Building a smarter future


Building a Smarter Future for ANZ

The smart city is—at least in theory—a place where every building, object, and gadget in a city, town, or council shares information to reduce the friction of red tape. Even though the technology is still developing, the smart city concept presents a new vision for public service; one that shifts the focus from bureaucracies to the residents. By combining vast amounts of data from local authorities with the latest Internet of Things (IoT) technologies, cities can create prosperous, sustainable, and safe communities.

Understanding the smart city

Developing potential smart city opportunities is easier said than done. Today’s cities need to strike a balance between the myriad needs of individual and business interests in the community, while enabling service entities to efficiently carry out their responsibilities. They have to protect user data while being open and transparent. Finally, residents want the ability to access services and information using whatever method best fits their personal preferences.When attempting to leverage technology to improve the cities of Australia and New Zealand, there’s another complication specific to the region: while an urban city may benefit greatly from improvements to transit, architecture, and energy-saving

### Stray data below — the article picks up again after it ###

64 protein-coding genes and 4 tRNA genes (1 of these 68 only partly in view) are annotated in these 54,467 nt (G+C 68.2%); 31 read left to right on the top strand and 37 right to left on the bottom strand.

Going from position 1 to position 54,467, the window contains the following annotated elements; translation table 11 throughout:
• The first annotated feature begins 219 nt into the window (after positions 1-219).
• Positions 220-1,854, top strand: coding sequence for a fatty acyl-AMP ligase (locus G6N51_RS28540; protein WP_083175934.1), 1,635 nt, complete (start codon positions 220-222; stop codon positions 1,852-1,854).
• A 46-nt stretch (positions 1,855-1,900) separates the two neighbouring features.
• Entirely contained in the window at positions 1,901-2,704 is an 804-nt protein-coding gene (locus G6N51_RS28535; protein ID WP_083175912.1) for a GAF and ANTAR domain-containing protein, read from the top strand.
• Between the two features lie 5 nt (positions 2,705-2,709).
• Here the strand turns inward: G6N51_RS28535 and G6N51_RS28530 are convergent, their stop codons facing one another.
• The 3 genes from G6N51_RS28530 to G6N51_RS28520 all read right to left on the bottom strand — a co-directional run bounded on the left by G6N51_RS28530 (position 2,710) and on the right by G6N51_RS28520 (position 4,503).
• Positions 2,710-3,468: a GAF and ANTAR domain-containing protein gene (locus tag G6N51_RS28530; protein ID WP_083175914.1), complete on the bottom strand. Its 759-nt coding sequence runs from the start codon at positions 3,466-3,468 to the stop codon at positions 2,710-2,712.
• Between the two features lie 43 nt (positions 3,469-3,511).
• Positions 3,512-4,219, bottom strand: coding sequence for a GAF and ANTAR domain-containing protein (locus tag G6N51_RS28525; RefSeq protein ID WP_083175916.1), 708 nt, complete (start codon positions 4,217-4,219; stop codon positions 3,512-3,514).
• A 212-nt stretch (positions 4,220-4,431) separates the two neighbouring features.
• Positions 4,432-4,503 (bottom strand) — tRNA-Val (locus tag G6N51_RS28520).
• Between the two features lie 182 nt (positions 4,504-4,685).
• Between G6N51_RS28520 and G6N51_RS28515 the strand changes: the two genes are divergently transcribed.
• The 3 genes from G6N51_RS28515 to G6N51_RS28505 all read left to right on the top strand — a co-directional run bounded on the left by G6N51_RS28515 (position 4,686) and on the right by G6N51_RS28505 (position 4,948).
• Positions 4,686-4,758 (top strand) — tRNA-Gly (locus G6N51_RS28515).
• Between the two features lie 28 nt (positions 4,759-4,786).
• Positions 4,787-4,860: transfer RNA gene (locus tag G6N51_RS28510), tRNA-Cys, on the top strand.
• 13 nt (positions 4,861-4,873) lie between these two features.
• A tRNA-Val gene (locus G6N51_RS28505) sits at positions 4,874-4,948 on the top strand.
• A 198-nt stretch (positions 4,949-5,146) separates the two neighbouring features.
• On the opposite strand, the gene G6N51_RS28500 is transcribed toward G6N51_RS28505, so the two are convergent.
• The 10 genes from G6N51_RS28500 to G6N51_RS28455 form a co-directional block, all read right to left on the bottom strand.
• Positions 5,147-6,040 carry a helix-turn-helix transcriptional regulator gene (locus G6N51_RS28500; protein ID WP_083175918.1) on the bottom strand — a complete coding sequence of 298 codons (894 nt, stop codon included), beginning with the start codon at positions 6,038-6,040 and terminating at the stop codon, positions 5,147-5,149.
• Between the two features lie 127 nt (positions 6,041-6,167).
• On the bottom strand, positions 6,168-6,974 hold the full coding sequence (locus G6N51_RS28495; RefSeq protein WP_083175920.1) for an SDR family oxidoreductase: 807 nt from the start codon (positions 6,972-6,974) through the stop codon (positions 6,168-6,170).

technology, regional townships have different needs that should be addressed individually.
Acknowledging the differing needs of regional and metropolitan councils is a major priority for ANZ’s public sector organisations. In the Australian government’s recent Smart Cities Plan 1 to overhaul urban technology, the organisation provides an overarching survey of the unique needs that affect different types of cities:

“While congestion and affordability are critical issues in capital and major cities, many regional cities are suffering from low or negative growth, as jobs lost in the manufacturing sector, or more recently the resources and energy sectors, are not replaced quickly enough. We need to plan for the future of regional cities, maximizing their unique advantages and supporting their long term growth.”

While it’s true that technology stands to provide specialized benefits for ANZ’s cities based on factors like size and region, the most important principle for them to follow is that every technological tool should aim to serve the people first and foremost.

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